Prisoners Face Deplorable Jail Conditions After Judge Allows Terrorism Charges to Move Forward
Salvadoran organizations protest outside the womens prison in Illopango
On July 7, Judge Ana Lucila Fuentes de Paz of the Special Tribunal of San Salvador granted the government prosecutors request and decided to send 13 of the 14 people charged with terrorism to 90 days of preventative imprisonment. The prisoners were arrested on July 2 in a brutal police and military attack on a peaceful protest against the privatization of water in Suchitoto. At this time, the prisoners have not been indicted under any specific section of the anti-terrorism law, but are being held under charges of terrorism in general. One of the prisoners, Facundo Dolores Garcia was released on July 13 as the judge declared that there is no evidence that links him to acts of terrorism.
The FMLN delegation to the prison was able to gain a few concessions for the women, such as the ability to relocate to a slightly more comfortable part of the jail during the day. This visit highlights the coordinated and unified response of the FMLN and the social movement in El Salvador to this situation. There has been extensive collaboration to monitor the status of the case, the conditions of the prisoners, and exert pressure on the government to release the prisoners.
Families of the prisoners have organized demonstrations and mobilizations in solidarity with their relatives, to denounce the prison conditions and to demand their immediate release. The Families of the Political Prisoners Committee held a demonstration on Saturday outside the womens prison to denounce governmental repression. Edgar Mejia, whose wife Beatriz Nuila is one of the prisoners, stated this situation is evidence that once more in this country we are traveling down a dangerous road of repression and human rights violations. This committee is preparing a hunger strike outside the prison to accompany the political prisoner and create further pressure for their release.
Last week the new Salvadoran Human Rights Ombudsman Oscar Luna called for revisions to the anti-terrorism law stating that the application of the anti-terrorism law at this time does not seem to me to be the most adequate given the actions. In response to his statements and to international pressure, President Saca announced his supposed openness to a revision of the anti-terrorism law, saying, I think thatthe law can be improved to more clearly define terrorism. However, this lack of clarity is exactly what the government is utilizing to hold the prisoners as terrorists without charging them with any specific violation of the law.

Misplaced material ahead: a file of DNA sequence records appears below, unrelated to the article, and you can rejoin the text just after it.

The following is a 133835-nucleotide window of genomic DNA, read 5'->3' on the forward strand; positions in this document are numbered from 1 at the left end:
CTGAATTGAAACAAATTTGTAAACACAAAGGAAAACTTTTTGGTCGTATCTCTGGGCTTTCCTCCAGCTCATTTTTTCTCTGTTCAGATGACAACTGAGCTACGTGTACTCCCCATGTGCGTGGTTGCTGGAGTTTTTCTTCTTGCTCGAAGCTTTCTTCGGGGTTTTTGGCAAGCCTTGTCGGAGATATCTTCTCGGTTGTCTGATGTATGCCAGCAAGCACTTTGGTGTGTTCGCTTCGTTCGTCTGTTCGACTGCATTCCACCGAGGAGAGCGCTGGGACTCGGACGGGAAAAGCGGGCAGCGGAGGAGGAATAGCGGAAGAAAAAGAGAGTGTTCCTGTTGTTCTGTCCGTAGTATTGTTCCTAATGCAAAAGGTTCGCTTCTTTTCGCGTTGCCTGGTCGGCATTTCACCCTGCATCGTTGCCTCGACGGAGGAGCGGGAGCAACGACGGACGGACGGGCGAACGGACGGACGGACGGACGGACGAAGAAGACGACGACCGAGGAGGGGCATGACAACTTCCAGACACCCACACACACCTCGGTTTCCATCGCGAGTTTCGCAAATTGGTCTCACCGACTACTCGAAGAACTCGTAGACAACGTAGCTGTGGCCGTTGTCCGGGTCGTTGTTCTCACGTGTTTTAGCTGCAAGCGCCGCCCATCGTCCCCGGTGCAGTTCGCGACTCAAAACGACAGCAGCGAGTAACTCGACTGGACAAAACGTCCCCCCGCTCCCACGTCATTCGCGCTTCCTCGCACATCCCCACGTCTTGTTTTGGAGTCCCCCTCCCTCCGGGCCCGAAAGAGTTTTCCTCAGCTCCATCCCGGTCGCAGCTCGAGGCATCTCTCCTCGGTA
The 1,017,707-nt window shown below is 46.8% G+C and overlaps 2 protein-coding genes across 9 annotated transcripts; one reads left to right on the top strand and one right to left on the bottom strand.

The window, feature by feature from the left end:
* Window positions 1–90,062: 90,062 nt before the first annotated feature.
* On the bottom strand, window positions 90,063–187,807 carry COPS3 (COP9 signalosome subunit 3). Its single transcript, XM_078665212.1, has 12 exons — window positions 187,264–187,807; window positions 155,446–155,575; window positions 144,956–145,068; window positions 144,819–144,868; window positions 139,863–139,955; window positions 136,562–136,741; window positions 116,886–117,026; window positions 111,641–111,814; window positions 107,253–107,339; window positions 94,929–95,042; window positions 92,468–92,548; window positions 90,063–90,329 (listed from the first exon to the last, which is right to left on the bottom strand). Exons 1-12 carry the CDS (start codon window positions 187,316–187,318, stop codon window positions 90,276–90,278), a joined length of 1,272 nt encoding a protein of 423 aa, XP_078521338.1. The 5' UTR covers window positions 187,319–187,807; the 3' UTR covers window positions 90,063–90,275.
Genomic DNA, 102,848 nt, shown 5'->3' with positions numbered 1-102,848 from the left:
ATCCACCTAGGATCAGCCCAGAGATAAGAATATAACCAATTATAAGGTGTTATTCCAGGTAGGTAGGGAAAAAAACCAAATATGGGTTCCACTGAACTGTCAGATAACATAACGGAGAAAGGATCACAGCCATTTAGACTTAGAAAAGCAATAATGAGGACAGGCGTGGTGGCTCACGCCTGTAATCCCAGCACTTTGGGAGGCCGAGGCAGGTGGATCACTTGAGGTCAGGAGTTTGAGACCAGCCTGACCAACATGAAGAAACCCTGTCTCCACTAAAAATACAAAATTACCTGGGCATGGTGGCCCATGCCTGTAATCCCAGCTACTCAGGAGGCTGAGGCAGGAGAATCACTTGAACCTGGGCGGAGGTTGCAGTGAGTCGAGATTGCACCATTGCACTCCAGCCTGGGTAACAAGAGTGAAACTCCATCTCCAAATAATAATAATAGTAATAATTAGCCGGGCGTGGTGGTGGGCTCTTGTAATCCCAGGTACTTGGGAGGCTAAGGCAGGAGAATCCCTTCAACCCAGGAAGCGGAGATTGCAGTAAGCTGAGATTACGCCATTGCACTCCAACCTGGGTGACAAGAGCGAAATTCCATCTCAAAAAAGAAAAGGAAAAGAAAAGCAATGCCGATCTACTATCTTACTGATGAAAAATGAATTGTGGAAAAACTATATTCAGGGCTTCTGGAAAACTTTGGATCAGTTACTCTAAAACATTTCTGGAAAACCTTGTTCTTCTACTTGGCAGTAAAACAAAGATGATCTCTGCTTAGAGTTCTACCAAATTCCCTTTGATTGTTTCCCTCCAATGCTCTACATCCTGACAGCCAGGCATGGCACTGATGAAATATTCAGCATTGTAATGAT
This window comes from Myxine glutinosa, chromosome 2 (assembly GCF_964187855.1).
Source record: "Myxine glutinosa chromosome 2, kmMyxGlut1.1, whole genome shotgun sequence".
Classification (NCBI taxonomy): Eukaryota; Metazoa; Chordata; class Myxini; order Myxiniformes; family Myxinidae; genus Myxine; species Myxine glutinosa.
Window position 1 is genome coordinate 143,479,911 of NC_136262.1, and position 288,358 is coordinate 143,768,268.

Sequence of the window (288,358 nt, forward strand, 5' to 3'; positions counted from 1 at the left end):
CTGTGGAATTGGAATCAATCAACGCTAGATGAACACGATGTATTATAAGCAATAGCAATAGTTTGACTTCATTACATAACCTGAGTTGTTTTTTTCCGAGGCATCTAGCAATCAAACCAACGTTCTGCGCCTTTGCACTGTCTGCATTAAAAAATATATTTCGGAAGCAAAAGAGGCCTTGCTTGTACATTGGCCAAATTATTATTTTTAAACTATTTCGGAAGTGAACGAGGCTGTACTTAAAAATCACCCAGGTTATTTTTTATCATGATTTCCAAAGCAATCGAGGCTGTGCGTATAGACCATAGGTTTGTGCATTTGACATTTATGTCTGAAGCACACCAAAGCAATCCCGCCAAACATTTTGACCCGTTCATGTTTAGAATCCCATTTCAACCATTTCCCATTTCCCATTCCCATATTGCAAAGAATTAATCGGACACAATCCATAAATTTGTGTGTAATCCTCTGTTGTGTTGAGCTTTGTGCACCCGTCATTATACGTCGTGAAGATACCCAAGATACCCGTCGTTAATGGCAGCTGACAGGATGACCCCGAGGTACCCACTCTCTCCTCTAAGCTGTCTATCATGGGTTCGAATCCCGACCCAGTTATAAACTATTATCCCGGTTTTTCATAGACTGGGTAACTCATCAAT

Saca has hurriedly asked ARENA deputies in the National Assembly to pass two reforms to the penal code, which would drastically increment jail time for public disorder. Currently, the jail time for such offenses is 6 months to 2 years, while Saca wants the assembly to increase it to 8-15 years. Cynically, ARENA officials are now stating there must be a separation between terrorist acts and acts of vandalism, likely because of mounting national and international pressure for having 13 people unjustly jailed for being terrorists. In response to this most recent proposal of increased jail time, FMLN deputy Walter Duran said that from a technical perspective it is inadmissible to try to establish such severe sentences. The President is showing that we are entering a time of civil dictatorship, announcing that his government will continue to respond to the increasing protest with more repression. The Cambio Democratico Party has also criticized Sacas desperate measures to silence social discontent, expressing the reforms Saca wants to make to the penal code is simply his inability to admit that the anti-terrorism charges are a major error on the part of the government.
On Wednesday, July 11 CISPES and U.S.-El Salvador Sister Cities coordinated a meeting with the U.S. Ambassador in El Salvador, Charles Glazer, to pressure the embassy to make a public statement about the violation of civil and human rights around the terrorism charges. Ambassador Glazer himself attended the meeting with two other embassy staff a public affairs official and a political affairs official in charge of the elaboration of the embassys human rights reports. Despite CISPES members demonstrating media documentation of U.S. Embassy intervention in sovereign matters such as former Ambassador Barclay urging assembly approval of a wire tapping law and applauding the passage of the anti-terrorism law Glazer refused to make a public statement about the political prisoners and the dangers of conflating protest with terrorism.
Meanwhile, in the U.S. CISPES is working with other solidarity organizations Sister Cities, the SHARE Foundation, and Voices on the Border, among others to encourage U.S. Congressional Representatives to write a Dear Colleague letter expressing deep concern for the political prisoners and the violations of the freedom of speech and right to protest in El Salvador. There will also be a protest action at the Salvadoran Consulate in Boston on July 30. For more information on how to support the campaign to release the political prisoners, see www.cispes.org.